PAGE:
Lemon Kearney Will Join Cincinnati City Council Next Week

Mar 11, 2020

Jan-Michele Lemon Kearney, a Democrat who lives in North Avondale, is the newest member of Cincinnati City Council.  She'll take her oath of office next Wednesday.

Council Member P.G. Sittenfeld announced her selection Wednesday afternoon to replace Tamaya Dennard following her resignation from council last week.

Lemon Kearney is the president of Sesh Communication and the publisher of The Cincinnati Herald. She's also a licensed real estate agent and an attorney in private practice. Prior to starting a private practice, she was with Taft Stettinius and Hollister.

She was born in Cincinnati and graduated from Walnut Hills High School. She has a degree from Dartmouth College, and a Juris Doctorate from Harvard Law School.

"I learned the values that I have from Avondale," Lemon Kearney said. "The three that are most important to me are hard work, service and tenacity."

Lemon Kearney is married to former state senator Eric Kearney, who's now the head of the Greater Cincinnati and Northern Kentucky African American Chamber of Commerce.

She was one of several candidates Sittenfeld considered for the appointment.

Sittenfeld said he made the selection for several reasons.

"Her parents' hard work, and Jan-Michele's hard work, led her to graduate from Walnut Hills, and then to attend some of the finest institutions in the entire world - including Harvard Law School," Sittenfeld said in prepared remarks. "While Jan-Michele could have gone anywhere and done anything, she chose to return home and do good in this community. That boomerang arc particularly resonates with me.  She chose to come home to do good in the practice of law; as a volunteer for so many causes; and of course, with this city's award-winning black newspaper."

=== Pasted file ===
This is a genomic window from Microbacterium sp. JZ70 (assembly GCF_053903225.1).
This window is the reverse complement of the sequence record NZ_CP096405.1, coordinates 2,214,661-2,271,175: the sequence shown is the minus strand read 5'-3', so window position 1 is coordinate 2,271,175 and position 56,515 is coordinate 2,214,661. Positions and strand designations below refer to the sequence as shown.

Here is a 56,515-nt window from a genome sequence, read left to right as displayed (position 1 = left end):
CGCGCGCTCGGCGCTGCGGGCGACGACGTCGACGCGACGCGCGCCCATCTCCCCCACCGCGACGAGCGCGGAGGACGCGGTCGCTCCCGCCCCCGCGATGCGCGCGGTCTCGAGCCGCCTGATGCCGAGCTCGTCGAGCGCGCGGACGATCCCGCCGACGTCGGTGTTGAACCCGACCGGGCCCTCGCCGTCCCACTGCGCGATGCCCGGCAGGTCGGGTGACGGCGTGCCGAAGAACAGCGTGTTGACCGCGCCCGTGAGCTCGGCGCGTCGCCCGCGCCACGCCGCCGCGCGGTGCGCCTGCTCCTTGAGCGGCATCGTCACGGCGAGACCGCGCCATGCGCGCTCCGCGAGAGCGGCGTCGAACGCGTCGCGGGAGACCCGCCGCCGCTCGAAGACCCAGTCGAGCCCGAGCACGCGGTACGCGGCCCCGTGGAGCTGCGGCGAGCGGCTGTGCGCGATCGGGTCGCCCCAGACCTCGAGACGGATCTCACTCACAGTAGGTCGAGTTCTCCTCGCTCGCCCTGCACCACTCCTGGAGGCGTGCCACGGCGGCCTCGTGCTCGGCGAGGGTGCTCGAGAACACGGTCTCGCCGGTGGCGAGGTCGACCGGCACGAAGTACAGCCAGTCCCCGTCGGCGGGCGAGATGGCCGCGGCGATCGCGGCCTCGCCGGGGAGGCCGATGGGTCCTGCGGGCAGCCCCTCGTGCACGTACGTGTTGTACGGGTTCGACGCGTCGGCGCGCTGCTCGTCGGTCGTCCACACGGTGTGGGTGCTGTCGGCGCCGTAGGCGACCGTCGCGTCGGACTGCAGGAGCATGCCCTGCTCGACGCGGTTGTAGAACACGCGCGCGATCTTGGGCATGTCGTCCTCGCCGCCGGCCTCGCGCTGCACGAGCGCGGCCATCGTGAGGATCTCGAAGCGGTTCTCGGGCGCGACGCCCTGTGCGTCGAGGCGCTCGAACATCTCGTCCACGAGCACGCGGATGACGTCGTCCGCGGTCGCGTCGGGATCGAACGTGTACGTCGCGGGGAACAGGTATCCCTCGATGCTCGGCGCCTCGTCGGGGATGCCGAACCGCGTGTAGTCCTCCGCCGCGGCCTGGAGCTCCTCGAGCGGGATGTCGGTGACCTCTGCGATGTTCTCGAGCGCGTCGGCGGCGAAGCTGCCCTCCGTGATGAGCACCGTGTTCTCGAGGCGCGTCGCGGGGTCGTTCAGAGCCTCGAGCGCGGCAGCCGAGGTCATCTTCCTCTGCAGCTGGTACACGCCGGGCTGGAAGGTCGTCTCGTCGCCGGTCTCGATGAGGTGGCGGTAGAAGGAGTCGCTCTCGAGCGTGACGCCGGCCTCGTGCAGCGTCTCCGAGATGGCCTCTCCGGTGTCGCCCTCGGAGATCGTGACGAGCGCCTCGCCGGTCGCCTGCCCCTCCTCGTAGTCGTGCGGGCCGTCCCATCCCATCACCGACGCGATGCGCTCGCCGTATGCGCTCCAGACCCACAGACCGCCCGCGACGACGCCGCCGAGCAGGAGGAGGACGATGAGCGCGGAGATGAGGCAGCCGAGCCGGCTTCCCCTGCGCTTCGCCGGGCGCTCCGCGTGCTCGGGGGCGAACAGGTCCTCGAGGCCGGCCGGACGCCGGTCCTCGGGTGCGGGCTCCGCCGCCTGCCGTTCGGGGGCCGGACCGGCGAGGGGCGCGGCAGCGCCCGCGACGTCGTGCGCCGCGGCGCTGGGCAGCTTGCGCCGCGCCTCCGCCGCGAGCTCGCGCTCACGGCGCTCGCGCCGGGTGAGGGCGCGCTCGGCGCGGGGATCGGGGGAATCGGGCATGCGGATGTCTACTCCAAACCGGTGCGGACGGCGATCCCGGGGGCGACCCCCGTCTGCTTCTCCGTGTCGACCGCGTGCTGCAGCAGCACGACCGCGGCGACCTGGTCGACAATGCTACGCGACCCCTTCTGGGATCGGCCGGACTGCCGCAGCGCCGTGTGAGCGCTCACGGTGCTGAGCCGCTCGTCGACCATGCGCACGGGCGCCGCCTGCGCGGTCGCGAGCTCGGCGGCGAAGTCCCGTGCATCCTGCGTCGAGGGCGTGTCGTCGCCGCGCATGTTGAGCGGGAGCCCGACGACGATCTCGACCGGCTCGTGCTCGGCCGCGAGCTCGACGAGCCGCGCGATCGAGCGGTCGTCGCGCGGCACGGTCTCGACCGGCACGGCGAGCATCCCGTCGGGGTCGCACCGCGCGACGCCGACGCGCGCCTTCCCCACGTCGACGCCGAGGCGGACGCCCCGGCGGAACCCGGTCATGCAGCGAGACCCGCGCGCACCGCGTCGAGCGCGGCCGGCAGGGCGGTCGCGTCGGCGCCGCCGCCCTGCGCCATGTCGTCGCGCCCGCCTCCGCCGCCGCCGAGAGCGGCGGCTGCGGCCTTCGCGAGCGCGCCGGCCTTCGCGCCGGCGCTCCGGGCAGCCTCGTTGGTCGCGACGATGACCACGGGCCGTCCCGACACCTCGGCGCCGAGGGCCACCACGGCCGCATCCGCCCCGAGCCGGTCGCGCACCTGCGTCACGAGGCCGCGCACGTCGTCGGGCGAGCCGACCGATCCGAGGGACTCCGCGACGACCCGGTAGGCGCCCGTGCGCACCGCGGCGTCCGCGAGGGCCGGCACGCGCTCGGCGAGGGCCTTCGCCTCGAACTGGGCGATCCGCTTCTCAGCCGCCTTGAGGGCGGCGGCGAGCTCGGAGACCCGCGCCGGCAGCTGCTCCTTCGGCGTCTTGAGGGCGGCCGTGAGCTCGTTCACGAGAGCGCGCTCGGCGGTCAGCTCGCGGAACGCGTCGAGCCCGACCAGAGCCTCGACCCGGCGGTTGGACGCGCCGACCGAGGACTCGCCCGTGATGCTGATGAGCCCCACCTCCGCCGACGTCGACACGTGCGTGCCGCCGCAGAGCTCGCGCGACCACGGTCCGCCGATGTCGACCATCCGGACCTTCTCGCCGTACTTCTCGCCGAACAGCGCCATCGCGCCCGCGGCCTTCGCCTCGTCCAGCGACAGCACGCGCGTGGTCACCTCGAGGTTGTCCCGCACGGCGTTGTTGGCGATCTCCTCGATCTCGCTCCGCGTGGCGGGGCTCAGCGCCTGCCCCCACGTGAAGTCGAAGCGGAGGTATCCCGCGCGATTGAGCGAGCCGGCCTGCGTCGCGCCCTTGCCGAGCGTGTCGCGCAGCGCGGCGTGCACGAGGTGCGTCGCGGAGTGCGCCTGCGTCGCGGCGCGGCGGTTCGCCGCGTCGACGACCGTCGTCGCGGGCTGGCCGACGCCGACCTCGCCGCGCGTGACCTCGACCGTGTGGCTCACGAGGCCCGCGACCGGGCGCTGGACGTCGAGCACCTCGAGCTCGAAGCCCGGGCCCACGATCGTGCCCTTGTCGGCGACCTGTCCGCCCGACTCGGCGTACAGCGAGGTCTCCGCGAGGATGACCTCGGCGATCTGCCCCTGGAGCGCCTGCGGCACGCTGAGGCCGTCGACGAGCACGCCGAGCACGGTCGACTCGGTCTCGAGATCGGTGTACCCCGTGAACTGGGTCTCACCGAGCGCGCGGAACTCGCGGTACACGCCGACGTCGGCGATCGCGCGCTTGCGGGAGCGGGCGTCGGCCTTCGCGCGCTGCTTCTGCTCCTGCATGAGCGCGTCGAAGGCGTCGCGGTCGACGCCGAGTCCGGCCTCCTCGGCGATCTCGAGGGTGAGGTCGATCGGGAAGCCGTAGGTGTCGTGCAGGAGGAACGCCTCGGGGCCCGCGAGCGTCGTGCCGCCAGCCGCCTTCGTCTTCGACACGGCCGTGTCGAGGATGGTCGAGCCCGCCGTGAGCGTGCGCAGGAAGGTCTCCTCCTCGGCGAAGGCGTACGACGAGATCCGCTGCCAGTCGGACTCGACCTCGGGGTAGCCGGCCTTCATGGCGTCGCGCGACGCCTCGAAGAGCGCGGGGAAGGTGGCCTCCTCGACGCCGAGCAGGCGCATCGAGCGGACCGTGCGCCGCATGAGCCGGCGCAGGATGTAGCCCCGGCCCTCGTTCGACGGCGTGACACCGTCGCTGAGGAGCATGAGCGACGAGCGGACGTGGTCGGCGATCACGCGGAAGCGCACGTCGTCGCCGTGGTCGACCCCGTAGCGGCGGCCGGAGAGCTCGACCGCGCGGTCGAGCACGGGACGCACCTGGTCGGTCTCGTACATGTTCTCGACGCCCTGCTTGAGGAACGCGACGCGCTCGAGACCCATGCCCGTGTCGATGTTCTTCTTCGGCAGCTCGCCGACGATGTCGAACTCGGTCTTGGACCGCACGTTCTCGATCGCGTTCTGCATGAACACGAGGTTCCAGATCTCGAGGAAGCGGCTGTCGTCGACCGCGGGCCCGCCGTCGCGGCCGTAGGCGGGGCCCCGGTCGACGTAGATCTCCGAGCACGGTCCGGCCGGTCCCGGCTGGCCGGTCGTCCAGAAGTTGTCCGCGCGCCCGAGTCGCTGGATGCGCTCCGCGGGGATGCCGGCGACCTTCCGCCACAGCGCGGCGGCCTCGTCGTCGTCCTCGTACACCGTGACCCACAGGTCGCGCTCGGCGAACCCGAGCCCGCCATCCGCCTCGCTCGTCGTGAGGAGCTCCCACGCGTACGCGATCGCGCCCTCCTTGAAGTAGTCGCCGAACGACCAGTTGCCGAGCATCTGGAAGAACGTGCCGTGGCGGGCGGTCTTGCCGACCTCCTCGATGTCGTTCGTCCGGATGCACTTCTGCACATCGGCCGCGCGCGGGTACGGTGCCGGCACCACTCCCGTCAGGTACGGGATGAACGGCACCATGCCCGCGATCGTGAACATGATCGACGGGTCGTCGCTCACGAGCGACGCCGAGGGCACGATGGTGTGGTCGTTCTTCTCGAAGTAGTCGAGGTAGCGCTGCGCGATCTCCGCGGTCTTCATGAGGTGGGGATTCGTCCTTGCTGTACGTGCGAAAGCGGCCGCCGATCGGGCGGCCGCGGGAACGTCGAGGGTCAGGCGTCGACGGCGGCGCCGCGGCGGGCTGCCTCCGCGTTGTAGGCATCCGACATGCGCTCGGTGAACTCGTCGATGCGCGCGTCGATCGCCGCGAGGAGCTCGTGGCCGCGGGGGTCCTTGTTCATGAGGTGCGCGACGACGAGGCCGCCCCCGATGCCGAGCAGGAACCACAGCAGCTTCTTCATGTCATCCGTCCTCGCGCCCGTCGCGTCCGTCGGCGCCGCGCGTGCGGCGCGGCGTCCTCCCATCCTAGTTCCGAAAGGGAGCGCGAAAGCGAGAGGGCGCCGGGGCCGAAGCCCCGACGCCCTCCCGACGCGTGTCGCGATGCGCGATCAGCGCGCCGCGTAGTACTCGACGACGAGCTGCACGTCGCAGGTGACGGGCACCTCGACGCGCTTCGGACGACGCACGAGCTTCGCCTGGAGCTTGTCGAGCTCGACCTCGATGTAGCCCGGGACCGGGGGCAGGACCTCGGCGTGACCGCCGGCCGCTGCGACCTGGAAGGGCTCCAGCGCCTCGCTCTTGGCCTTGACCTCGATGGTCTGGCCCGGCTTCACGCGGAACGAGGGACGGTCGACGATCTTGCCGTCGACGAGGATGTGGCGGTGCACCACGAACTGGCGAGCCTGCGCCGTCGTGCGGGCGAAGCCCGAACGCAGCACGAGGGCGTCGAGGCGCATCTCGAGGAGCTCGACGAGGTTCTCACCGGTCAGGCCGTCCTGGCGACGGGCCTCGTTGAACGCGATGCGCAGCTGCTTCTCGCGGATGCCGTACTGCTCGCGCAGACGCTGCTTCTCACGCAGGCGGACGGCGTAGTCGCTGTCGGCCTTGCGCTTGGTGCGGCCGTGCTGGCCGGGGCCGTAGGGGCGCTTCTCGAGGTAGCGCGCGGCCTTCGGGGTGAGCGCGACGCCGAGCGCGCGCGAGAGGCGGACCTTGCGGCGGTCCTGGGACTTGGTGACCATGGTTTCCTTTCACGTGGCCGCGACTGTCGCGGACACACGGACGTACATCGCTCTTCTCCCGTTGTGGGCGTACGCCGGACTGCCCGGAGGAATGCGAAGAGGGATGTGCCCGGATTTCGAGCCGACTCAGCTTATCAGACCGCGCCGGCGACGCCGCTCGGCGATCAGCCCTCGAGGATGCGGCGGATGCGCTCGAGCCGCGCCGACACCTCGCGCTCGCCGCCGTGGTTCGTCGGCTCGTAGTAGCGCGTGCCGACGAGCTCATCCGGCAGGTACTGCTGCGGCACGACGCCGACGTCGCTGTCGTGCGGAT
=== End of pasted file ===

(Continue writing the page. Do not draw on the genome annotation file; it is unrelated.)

Sittenfeld asked the community to "come together to lift up, embrace, and support" Lemon Kearney.

Dennard resigned after being arrested and federally charged with wire fraud, bribery and attempted extortion. She had designated Sittenfeld to select her replacement if her council seat became vacant for any reason.

Federal prosecutors alleged between August and December 2019, Dennard engaged in acts and attempted acts of bribery and extortion, offering to exchange her council votes for money.

Dennard denies the allegations.  She said she resigned to not become a distraction, and to focus her time on fighting the charges.

Just last week, Republican Betsy Sundermann was sworn-in to replace Amy Murray, who resigned to take a job with the U.S. Defense Department.